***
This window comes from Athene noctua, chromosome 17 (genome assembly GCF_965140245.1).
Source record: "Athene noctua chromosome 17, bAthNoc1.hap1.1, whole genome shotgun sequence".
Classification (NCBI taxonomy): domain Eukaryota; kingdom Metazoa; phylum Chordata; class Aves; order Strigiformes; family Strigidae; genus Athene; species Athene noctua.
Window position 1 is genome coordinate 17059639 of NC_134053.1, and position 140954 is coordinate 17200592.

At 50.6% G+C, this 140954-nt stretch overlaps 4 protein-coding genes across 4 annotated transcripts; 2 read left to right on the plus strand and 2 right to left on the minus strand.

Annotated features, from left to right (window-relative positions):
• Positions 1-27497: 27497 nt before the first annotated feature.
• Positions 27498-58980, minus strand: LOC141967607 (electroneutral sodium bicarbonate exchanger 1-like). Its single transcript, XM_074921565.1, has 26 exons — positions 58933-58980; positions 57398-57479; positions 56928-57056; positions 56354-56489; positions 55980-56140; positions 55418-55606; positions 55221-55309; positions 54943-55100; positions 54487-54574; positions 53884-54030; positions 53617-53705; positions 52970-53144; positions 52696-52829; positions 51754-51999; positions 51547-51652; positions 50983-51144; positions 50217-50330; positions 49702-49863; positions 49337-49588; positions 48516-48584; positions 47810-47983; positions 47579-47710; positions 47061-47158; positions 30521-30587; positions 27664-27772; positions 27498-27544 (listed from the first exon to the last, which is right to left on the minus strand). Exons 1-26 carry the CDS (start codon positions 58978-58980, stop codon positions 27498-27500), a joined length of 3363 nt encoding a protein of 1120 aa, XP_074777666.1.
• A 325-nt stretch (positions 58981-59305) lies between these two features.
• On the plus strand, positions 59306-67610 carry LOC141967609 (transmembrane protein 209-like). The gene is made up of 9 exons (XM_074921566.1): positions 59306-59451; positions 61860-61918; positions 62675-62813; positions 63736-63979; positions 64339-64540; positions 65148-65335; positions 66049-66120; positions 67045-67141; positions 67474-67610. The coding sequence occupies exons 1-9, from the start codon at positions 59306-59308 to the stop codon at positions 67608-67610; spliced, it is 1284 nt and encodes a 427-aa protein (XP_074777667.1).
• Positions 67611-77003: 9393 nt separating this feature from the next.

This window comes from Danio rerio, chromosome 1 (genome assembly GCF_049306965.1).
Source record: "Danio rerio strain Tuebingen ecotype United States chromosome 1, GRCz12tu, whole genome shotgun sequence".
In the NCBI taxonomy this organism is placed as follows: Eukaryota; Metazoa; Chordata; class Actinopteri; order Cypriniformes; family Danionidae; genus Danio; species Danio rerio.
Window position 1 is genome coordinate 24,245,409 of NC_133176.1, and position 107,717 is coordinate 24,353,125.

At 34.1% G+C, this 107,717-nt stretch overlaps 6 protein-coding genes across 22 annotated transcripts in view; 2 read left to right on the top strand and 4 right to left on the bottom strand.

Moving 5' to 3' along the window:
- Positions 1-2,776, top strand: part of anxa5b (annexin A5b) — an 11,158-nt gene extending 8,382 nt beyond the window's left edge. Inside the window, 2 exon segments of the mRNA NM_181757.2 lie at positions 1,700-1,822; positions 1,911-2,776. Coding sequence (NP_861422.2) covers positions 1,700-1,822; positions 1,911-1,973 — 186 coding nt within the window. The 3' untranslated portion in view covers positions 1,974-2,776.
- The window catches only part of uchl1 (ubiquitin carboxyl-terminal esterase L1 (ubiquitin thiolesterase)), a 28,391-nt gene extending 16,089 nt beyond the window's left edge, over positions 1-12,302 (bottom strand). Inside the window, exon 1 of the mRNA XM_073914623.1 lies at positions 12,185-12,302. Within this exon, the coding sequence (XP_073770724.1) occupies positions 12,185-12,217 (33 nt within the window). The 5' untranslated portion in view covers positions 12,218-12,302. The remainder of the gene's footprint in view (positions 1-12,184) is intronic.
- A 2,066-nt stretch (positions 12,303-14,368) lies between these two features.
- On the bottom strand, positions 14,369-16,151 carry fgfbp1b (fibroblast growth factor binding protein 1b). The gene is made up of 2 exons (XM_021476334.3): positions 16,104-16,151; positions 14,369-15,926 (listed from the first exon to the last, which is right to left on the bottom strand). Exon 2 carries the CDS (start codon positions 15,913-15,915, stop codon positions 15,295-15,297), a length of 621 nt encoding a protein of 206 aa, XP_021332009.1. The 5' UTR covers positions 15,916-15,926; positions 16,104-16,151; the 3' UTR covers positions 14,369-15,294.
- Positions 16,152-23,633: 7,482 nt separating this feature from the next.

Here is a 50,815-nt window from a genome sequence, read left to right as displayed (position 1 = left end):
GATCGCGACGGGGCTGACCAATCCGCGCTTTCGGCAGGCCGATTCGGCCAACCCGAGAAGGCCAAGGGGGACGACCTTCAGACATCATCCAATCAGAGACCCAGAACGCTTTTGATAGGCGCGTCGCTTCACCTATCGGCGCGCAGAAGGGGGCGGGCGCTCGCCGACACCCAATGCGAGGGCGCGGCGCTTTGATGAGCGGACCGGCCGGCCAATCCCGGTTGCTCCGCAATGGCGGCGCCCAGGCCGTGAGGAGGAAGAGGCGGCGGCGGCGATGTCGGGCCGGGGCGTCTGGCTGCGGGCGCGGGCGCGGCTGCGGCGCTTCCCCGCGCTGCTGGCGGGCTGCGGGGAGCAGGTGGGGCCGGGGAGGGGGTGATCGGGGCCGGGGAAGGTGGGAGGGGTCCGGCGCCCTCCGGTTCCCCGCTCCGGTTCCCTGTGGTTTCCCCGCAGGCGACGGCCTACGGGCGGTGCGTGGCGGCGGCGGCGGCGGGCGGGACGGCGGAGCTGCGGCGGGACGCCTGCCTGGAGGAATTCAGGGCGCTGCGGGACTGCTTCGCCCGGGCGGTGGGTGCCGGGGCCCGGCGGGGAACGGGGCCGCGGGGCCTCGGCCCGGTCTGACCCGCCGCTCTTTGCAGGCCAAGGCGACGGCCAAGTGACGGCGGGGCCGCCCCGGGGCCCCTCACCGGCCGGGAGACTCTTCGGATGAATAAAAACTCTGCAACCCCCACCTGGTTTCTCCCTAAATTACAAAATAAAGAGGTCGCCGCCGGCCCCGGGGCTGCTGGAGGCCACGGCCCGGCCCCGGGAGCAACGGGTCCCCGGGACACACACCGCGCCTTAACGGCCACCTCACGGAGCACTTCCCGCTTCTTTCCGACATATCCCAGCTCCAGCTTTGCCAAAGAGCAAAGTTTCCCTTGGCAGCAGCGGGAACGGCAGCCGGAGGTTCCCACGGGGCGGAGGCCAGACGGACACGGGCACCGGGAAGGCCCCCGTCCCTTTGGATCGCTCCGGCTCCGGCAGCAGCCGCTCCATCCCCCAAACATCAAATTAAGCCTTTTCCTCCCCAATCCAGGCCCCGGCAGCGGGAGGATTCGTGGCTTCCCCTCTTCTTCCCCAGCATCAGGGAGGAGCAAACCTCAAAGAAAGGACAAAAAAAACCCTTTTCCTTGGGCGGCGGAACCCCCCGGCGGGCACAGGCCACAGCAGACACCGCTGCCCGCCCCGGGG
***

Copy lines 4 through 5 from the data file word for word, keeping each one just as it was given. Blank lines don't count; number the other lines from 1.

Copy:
Window position 1 is genome coordinate 17059639 of NC_134053.1, and position 140954 is coordinate 17200592.

At 50.6% G+C, this 140954-nt stretch overlaps 4 protein-coding genes across 4 annotated transcripts; 2 read left to right on the plus strand and 2 right to left on the minus strand.